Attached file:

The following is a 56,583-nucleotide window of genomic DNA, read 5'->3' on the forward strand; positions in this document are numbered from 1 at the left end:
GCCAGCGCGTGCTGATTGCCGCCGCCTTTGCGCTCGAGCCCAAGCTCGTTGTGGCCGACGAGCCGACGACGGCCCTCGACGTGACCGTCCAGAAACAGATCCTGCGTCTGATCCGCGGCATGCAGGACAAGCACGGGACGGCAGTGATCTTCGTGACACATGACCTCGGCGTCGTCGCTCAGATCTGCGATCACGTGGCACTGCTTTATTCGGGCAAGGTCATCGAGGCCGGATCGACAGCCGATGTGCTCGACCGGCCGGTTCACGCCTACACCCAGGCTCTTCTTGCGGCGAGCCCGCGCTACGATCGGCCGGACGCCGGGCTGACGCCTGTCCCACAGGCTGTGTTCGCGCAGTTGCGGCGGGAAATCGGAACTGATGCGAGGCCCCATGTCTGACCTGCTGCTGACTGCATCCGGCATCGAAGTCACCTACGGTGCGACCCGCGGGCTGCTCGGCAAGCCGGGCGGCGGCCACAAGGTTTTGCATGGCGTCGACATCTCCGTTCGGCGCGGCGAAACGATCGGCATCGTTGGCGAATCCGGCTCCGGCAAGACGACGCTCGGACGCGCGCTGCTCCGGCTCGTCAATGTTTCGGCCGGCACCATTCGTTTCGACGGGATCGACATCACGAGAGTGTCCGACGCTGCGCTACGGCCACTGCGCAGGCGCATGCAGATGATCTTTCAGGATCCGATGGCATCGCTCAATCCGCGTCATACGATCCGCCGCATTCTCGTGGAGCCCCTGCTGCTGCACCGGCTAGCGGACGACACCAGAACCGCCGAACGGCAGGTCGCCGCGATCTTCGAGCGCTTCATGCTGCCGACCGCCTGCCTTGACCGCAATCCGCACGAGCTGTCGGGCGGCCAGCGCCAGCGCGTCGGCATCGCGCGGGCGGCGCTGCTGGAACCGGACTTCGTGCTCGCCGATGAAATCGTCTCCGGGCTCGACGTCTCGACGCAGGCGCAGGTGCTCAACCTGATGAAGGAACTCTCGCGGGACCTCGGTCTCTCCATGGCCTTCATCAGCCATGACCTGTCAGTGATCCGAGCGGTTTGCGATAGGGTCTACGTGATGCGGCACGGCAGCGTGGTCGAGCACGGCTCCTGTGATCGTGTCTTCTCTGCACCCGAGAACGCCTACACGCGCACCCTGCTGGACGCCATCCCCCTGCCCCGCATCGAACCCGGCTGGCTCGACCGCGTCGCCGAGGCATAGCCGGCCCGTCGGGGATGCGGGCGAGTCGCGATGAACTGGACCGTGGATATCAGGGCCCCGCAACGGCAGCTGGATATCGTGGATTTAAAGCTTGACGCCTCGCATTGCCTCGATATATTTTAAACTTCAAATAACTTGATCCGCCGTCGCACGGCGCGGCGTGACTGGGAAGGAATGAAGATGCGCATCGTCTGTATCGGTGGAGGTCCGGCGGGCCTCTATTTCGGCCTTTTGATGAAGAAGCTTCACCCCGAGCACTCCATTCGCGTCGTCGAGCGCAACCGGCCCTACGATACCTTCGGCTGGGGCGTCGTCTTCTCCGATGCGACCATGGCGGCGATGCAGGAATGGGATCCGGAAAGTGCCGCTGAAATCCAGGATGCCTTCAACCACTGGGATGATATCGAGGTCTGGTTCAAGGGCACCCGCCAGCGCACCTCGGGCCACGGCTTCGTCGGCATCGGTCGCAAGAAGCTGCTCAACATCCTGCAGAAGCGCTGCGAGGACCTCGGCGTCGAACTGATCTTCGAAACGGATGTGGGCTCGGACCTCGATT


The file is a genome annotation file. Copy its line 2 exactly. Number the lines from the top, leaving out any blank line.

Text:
GCCAGCGCGTGCTGATTGCCGCCGCCTTTGCGCTCGAGCCCAAGCTCGTTGTGGCCGACGAGCCGACGACGGCCCTCGACGTGACCGTCCAGAAACAGATCCTGCGTCTGATCCGCGGCATGCAGGACAAGCACGGGACGGCAGTGATCTTCGTGACACATGACCTCGGCGTCGTCGCTCAGATCTGCGATCACGTGGCACTGCTTTATTCGGGCAAGGTCATCGAGGCCGGATCGACAGCCGATGTGCTCGACCGGCCGGTTCACGCCTACACCCAGGCTCTTCTTGCGGCGAGCCCGCGCTACGATCGGCCGGACGCCGGGCTGACGCCTGTCCCACAGGCTGTGTTCGCGCAGTTGCGGCGGGAAATCGGAACTGATGCGAGGCCCCATGTCTGACCTGCTGCTGACTGCATCCGGCATCGAAGTCACCTACGGTGCGACCCGCGGGCTGCTCGGCAAGCCGGGCGGCGGCCACAAGGTTTTGCATGGCGTCGACATCTCCGTTCGGCGCGGCGAAACGATCGGCATCGTTGGCGAATCCGGCTCCGGCAAGACGACGCTCGGACGCGCGCTGCTCCGGCTCGTCAATGTTTCGGCCGGCACCATTCGTTTCGACGGGATCGACATCACGAGAGTGTCCGACGCTGCGCTACGGCCACTGCGCAGGCGCATGCAGATGATCTTTCAGGATCCGATGGCATCGCTCAATCCGCGTCATACGATCCGCCGCATTCTCGTGGAGCCCCTGCTGCTGCACCGGCTAGCGGACGACACCAGAACCGCCGAACGGCAGGTCGCCGCGATCTTCGAGCGCTTCATGCTGCCGACCGCCTGCCTTGACCGCAATCCGCACGAGCTGTCGGGCGGCCAGCGCCAGCGCGTCGGCATCGCGCGGGCGGCGCTGCTGGAACCGGACTTCGTGCTCGCCGATGAAATCGTCTCCGGGCTCGACGTCTCGACGCAGGCGCAGGTGCTCAACCTGATGAAGGAACTCTCGCGGGACCTCGGTCTCTCCATGGCCTTCATCAGCCATGACCTGTCAGTGATCCGAGCGGTTTGCGATAGGGTCTACGTGATGCGGCACGGCAGCGTGGTCGAGCACGGCTCCTGTGATCGTGTCTTCTCTGCACCCGAGAACGCCTACACGCGCACCCTGCTGGACGCCATCCCCCTGCCCCGCATCGAACCCGGCTGGCTCGACCGCGTCGCCGAGGCATAGCCGGCCCGTCGGGGATGCGGGCGAGTCGCGATGAACTGGACCGTGGATATCAGGGCCCCGCAACGGCAGCTGGATATCGTGGATTTAAAGCTTGACGCCTCGCATTGCCTCGATATATTTTAAACTTCAAATAACTTGATCCGCCGTCGCACGGCGCGGCGTGACTGGGAAGGAATGAAGATGCGCATCGTCTGTATCGGTGGAGGTCCGGCGGGCCTCTATTTCGGCCTTTTGATGAAGAAGCTTCACCCCGAGCACTCCATTCGCGTCGTCGAGCGCAACCGGCCCTACGATACCTTCGGCTGGGGCGTCGTCTTCTCCGATGCGACCATGGCGGCGATGCAGGAATGGGATCCGGAAAGTGCCGCTGAAATCCAGGATGCCTTCAACCACTGGGATGATATCGAGGTCTGGTTCAAGGGCACCCGCCAGCGCACCTCGGGCCACGGCTTCGTCGGCATCGGTCGCAAGAAGCTGCTCAACATCCTGCAGAAGCGCTGCGAGGACCTCGGCGTCGAACTGATCTTCGAAACGGATGTGGGCTCGGACCTCGATT